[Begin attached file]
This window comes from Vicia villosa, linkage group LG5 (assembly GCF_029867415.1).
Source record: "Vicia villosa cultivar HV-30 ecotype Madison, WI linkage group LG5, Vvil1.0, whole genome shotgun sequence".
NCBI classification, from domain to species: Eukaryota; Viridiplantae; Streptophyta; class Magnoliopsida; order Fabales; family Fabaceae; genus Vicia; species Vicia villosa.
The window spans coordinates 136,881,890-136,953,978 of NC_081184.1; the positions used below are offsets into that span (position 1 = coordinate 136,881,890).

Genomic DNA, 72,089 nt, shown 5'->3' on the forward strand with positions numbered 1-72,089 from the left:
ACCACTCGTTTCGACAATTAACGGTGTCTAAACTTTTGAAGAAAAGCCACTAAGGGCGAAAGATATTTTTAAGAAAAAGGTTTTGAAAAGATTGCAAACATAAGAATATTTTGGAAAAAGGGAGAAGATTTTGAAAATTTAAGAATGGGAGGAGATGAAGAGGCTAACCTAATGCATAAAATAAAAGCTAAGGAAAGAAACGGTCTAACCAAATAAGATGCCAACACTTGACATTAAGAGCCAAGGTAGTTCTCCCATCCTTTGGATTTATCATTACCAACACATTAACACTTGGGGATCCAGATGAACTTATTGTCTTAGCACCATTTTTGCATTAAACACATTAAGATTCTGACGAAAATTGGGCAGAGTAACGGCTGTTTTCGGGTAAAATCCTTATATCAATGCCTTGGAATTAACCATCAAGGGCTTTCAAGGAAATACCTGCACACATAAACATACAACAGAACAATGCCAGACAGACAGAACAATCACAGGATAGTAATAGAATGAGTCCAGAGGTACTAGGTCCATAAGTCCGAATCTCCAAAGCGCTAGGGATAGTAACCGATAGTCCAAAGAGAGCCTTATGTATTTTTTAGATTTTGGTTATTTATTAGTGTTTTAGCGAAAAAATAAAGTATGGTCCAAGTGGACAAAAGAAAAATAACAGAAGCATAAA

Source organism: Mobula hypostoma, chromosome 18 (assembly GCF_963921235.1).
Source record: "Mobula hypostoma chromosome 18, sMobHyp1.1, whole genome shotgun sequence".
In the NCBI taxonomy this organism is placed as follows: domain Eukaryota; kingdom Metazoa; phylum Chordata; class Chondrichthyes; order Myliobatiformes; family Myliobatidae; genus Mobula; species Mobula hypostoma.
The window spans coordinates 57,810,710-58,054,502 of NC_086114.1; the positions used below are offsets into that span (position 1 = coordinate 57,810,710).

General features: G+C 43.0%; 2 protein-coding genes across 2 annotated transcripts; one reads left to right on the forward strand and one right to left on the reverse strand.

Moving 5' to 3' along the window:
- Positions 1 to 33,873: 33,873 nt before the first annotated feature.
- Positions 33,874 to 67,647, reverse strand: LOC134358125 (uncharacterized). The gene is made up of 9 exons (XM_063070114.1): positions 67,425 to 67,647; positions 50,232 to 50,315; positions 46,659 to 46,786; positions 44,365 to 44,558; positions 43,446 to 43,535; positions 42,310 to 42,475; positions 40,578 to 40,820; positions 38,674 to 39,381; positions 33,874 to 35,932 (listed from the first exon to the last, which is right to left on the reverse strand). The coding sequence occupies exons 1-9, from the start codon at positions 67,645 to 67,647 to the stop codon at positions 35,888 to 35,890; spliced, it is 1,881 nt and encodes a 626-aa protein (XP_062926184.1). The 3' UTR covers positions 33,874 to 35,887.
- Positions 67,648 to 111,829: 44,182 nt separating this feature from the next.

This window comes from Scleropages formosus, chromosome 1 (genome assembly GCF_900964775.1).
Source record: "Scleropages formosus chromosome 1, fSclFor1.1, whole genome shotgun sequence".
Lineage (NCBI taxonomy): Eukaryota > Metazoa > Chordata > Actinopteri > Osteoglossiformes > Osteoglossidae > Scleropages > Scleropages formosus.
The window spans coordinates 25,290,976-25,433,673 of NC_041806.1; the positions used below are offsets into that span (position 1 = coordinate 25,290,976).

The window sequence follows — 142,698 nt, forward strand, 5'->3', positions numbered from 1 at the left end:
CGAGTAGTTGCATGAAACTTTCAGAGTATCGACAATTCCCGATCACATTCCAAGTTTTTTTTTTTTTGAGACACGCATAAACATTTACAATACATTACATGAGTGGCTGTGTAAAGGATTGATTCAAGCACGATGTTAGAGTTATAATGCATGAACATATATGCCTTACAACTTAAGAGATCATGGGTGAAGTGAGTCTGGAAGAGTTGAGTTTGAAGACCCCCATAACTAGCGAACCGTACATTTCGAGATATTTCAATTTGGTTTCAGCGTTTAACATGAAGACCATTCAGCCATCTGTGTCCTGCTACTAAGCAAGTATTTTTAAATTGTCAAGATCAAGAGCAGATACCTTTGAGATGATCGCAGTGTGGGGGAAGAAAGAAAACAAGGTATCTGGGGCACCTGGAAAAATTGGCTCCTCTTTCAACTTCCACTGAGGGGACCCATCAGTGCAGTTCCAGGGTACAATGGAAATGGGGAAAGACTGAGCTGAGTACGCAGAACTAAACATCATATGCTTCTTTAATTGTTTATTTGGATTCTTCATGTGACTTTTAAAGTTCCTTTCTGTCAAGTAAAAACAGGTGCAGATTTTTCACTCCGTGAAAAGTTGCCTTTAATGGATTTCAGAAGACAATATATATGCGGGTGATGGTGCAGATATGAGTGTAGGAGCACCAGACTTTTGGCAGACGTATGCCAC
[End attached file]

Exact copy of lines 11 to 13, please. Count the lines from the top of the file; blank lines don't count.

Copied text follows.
General features: G+C 43.0%; 2 protein-coding genes across 2 annotated transcripts; one reads left to right on the forward strand and one right to left on the reverse strand.

Moving 5' to 3' along the window:
- Positions 1 to 33,873: 33,873 nt before the first annotated feature.